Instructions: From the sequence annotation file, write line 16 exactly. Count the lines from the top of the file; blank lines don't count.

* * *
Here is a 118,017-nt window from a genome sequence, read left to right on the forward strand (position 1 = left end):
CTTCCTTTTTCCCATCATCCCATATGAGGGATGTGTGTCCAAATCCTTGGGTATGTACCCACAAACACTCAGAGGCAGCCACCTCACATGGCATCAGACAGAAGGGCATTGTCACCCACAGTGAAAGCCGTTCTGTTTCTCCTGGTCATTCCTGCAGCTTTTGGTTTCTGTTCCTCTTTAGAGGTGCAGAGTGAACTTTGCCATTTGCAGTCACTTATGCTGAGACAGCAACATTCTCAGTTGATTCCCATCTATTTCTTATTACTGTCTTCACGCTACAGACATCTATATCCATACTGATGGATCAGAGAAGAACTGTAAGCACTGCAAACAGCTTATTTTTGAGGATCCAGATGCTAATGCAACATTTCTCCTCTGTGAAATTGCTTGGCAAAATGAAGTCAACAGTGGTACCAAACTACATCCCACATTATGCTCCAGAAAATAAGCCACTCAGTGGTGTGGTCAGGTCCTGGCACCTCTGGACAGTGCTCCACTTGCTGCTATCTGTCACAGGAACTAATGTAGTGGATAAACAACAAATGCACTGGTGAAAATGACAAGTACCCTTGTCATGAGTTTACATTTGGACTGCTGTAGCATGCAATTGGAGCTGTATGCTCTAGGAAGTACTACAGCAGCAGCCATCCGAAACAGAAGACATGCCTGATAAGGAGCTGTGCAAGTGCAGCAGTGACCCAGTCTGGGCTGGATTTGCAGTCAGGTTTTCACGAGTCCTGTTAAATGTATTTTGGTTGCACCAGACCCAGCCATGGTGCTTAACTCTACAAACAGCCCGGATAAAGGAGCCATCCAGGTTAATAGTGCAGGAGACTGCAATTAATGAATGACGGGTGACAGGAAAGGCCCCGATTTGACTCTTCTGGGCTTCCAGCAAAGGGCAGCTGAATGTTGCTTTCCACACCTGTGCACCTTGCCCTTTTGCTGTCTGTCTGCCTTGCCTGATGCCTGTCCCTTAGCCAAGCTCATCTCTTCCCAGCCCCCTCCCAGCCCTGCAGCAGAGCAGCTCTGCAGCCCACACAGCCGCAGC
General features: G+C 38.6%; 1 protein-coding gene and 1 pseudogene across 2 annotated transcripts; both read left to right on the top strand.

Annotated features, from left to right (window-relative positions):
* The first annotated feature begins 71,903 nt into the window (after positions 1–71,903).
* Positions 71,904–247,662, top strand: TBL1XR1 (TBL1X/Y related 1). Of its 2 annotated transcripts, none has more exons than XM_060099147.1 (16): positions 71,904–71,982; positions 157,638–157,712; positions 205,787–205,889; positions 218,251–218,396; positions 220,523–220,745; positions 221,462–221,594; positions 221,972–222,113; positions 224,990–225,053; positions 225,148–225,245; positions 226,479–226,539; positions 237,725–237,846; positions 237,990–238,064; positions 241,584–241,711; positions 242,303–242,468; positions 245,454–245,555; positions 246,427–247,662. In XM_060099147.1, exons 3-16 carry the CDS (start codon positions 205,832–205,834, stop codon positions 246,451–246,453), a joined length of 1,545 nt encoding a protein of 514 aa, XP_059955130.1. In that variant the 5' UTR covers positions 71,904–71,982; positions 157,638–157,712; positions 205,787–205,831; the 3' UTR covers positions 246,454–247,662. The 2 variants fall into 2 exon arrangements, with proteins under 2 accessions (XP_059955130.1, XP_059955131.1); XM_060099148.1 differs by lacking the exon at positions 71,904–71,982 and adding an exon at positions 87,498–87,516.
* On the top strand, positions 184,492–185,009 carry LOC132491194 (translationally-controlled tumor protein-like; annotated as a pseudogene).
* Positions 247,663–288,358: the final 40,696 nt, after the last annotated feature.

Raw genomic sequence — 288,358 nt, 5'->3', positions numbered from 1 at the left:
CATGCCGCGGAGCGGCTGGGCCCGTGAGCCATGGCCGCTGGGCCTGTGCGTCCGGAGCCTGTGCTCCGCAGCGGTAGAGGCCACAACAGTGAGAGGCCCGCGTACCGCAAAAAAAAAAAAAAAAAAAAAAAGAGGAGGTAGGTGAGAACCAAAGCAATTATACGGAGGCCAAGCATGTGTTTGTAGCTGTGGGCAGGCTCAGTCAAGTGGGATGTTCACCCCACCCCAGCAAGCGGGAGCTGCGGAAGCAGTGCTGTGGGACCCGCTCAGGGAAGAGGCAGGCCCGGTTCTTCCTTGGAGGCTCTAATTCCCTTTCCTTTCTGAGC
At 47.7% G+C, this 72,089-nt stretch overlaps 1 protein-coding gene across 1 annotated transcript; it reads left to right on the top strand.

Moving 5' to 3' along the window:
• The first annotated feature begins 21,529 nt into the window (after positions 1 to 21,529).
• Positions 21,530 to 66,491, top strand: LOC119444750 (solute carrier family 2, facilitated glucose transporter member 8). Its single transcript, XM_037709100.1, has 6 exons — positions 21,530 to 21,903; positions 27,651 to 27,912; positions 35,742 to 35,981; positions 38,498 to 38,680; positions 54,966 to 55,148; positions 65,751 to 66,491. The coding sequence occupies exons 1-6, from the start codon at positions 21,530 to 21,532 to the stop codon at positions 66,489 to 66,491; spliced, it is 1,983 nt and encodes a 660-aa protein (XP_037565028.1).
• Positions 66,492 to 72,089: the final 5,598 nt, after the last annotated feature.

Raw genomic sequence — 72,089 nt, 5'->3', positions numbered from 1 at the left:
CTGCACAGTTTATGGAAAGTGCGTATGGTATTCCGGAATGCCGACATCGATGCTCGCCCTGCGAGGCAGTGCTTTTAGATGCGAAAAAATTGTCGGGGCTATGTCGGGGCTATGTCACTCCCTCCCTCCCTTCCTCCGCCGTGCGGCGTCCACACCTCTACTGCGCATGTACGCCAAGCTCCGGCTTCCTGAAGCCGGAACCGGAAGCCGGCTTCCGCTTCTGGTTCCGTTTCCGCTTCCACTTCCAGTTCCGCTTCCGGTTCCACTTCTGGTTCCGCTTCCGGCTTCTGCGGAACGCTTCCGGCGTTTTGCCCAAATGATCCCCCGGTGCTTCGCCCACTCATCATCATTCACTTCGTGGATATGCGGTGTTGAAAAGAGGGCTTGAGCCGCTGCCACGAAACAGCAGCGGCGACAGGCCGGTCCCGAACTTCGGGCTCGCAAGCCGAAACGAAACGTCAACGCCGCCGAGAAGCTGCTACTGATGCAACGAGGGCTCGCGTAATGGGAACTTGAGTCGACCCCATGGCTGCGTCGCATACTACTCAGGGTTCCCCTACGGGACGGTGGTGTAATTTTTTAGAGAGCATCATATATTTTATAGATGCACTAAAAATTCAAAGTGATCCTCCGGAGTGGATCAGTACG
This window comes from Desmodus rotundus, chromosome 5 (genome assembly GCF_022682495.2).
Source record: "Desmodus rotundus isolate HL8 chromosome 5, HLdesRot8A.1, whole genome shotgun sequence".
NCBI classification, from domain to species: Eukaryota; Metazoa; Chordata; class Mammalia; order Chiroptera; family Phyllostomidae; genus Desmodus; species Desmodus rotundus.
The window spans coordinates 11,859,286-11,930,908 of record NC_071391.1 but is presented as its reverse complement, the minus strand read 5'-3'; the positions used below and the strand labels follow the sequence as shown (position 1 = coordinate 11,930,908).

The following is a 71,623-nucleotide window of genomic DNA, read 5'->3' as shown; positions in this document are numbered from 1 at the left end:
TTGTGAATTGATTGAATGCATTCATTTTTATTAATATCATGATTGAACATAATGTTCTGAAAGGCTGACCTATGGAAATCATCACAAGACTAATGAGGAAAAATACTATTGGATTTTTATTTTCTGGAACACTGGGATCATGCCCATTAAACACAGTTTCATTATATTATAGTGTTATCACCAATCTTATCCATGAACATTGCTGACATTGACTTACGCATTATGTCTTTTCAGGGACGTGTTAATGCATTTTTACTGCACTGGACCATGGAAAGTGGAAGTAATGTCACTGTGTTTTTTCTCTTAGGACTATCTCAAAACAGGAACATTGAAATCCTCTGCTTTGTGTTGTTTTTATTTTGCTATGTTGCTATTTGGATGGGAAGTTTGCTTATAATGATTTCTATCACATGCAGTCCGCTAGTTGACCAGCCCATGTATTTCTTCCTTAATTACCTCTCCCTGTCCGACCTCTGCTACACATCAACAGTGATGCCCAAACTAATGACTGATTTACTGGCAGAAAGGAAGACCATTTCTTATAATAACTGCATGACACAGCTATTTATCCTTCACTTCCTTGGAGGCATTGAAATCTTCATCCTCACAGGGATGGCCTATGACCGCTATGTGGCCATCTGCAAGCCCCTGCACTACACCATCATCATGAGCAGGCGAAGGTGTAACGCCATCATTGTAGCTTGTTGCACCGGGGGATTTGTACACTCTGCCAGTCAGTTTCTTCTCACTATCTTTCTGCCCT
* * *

Raw genomic sequence — 72,089 nt, 5'->3', positions numbered from 1 at the left: